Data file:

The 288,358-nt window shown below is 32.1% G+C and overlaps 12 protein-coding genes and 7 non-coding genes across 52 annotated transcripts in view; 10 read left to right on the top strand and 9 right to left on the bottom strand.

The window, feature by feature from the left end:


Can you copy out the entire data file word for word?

The 288,358-nt window shown below is 32.1% G+C and overlaps 12 protein-coding genes and 7 non-coding genes across 52 annotated transcripts in view; 10 read left to right on the top strand and 9 right to left on the bottom strand.

The window, feature by feature from the left end: